What A Water Sommelier Does And Why So Few Exist

Most of us, if not all of us, associate the term sommelier with a wine steward; someone who has in-depth knowledge about wine and often works at high-end establishments such as restaurants or tasting rooms. The word itself is rooted in the Latin word sagma aka packsaddle, which was a bag often filled with wine that would be carried on the backs of horses (via Binwise). Today, it takes a lot more work to be a sommelier than simply tossing a bunch of wine over the back of a pack mule. 

Instead, there is quite a lot of certification and training which goes into this profession, and more often than not a sommelier is expected to be able to smell and taste various bottles, differentiate them, recommend food pairings, and must be able to tell when their product has gone bad. While wine is the most common beverage in which sommeliers specialize, there are also tea sommeliers and water sommeliers, the latter being a profession that is very hard to come by.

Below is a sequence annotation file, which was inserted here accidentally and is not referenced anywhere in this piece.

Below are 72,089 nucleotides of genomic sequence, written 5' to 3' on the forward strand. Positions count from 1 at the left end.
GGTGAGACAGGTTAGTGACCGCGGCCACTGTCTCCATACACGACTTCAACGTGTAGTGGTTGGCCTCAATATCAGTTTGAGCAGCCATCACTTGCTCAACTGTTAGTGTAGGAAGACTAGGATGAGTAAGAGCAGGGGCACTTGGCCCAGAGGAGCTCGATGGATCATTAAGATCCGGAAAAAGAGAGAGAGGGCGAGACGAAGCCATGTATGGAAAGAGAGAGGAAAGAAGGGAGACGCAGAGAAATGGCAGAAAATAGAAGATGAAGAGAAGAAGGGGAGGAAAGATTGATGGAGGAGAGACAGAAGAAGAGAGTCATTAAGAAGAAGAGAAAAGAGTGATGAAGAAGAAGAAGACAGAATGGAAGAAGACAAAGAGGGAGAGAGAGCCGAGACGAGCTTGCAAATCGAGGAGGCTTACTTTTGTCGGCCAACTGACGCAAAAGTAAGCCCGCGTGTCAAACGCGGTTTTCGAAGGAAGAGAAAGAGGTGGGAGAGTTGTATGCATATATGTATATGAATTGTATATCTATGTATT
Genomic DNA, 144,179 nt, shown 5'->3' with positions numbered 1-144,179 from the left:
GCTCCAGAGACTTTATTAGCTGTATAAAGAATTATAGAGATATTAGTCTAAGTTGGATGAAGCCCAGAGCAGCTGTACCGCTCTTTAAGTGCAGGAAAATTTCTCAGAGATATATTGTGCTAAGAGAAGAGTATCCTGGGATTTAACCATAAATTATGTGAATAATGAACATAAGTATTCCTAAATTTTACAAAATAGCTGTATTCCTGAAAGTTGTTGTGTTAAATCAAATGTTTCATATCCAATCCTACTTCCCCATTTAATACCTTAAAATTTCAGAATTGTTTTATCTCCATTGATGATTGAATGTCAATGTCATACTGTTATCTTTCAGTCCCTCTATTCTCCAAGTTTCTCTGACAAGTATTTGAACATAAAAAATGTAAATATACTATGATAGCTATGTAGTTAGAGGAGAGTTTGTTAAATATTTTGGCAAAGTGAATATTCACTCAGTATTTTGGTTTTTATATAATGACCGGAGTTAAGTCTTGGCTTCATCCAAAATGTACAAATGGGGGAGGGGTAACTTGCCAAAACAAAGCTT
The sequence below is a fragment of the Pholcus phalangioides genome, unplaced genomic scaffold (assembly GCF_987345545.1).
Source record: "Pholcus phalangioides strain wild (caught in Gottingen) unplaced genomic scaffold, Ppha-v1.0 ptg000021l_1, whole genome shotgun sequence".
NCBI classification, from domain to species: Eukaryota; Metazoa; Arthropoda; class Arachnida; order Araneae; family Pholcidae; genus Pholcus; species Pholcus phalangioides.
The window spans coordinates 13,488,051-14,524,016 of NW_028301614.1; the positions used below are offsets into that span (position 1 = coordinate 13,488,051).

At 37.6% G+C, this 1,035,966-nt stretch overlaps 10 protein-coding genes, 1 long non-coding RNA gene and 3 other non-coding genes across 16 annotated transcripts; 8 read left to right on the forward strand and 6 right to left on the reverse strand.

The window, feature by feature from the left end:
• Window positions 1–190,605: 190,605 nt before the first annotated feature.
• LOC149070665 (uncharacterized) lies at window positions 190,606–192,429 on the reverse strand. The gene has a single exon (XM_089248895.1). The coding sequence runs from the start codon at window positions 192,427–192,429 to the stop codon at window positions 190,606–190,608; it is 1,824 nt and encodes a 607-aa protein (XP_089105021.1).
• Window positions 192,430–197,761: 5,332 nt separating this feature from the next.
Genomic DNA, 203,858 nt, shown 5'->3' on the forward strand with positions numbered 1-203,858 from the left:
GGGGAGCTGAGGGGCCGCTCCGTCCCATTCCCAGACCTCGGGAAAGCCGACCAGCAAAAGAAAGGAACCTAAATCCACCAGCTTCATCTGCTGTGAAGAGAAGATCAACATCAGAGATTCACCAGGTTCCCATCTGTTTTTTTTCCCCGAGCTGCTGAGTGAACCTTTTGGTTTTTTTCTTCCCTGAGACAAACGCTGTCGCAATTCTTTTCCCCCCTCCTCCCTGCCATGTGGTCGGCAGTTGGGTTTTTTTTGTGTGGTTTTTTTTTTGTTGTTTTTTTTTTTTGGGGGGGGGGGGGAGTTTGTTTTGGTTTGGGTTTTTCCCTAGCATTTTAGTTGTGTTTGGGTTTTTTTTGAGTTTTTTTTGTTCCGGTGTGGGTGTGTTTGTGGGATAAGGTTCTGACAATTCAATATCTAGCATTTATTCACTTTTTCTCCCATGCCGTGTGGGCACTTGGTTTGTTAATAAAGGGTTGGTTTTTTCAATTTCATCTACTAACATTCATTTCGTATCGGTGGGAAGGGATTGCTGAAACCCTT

Professional water tasters

Without a doubt, there is a difference in the taste of water, whether it comes from a tap, well, spring, or different water bottle brands. Sometimes the water will taste hard and saline, other times it can taste flat and smooth, and some bottled brands like Fiji are known for being crisp and pure. 

According to Vice, water sommeliers can taste the water and can tell the difference in minerals, flavor, and mouthfeel. It may seem odd that there are sommeliers out there studying water, of all things, but in truth, it is an exceedingly rare profession. So rare that Cook's Illustrated claims that there are only about 100 individuals in the world who are qualified to be water sommeliers. People train for years to be able to gain the title of Mineral Water Sommelier from the German Mineral Water Trade Association and currently, Martin Riese, known as TikTok's "personal water sommelier and advocate" is the only U.S. citizen to have earned a place among the elite community.

Deccan Herald interviewed water sommelier, Ganesh Iyer, who says that while wine sommeliers have existed for decades, the fine water industry only began to gain traction during the early 21st century. This and the fact that there are so few places that offer water sommelier courses, (thus a path to accreditation) make this the rare profession that it is.